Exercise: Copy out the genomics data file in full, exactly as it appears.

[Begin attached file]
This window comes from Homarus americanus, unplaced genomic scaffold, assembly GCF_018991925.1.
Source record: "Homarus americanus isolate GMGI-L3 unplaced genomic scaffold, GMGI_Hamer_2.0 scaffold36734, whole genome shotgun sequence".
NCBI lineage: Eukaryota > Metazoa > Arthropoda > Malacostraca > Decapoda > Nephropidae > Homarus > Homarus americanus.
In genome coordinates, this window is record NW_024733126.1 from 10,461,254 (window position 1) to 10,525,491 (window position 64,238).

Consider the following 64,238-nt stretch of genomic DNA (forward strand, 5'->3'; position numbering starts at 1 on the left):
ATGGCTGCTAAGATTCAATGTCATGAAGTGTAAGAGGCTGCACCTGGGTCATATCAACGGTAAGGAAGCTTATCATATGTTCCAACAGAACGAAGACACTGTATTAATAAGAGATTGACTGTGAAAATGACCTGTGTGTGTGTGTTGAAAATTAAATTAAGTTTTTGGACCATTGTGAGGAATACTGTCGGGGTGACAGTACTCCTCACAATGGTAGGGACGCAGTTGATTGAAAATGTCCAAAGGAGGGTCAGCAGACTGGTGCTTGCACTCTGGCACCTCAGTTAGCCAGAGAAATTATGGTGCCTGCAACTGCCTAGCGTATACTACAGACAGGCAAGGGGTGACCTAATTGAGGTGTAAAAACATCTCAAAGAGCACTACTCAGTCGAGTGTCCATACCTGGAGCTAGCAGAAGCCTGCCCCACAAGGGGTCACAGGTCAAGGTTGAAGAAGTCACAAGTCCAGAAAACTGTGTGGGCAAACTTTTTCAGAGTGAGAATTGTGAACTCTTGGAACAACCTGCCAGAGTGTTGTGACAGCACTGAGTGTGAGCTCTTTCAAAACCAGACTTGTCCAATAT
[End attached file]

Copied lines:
This window comes from Homarus americanus, unplaced genomic scaffold, assembly GCF_018991925.1.
Source record: "Homarus americanus isolate GMGI-L3 unplaced genomic scaffold, GMGI_Hamer_2.0 scaffold36734, whole genome shotgun sequence".
NCBI lineage: Eukaryota > Metazoa > Arthropoda > Malacostraca > Decapoda > Nephropidae > Homarus > Homarus americanus.
In genome coordinates, this window is record NW_024733126.1 from 10,461,254 (window position 1) to 10,525,491 (window position 64,238).

Consider the following 64,238-nt stretch of genomic DNA (forward strand, 5'->3'; position numbering starts at 1 on the left):
ATGGCTGCTAAGATTCAATGTCATGAAGTGTAAGAGGCTGCACCTGGGTCATATCAACGGTAAGGAAGCTTATCATATGTTCCAACAGAACGAAGACACTGTATTAATAAGAGATTGACTGTGAAAATGACCTGTGTGTGTGTGTTGAAAATTAAATTAAGTTTTTGGACCATTGTGAGGAATACTGTCGGGGTGACAGTACTCCTCACAATGGTAGGGACGCAGTTGATTGAAAATGTCCAAAGGAGGGTCAGCAGACTGGTGCTTGCACTCTGGCACCTCAGTTAGCCAGAGAAATTATGGTGCCTGCAACTGCCTAGCGTATACTACAGACAGGCAAGGGGTGACCTAATTGAGGTGTAAAAACATCTCAAAGAGCACTACTCAGTCGAGTGTCCATACCTGGAGCTAGCAGAAGCCTGCCCCACAAGGGGTCACAGGTCAAGGTTGAAGAAGTCACAAGTCCAGAAAACTGTGTGGGCAAACTTTTTCAGAGTGAGAATTGTGAACTCTTGGAACAACCTGCCAGAGTGTTGTGACAGCACTGAGTGTGAGCTCTTTCAAAACCAGACTTGTCCAATAT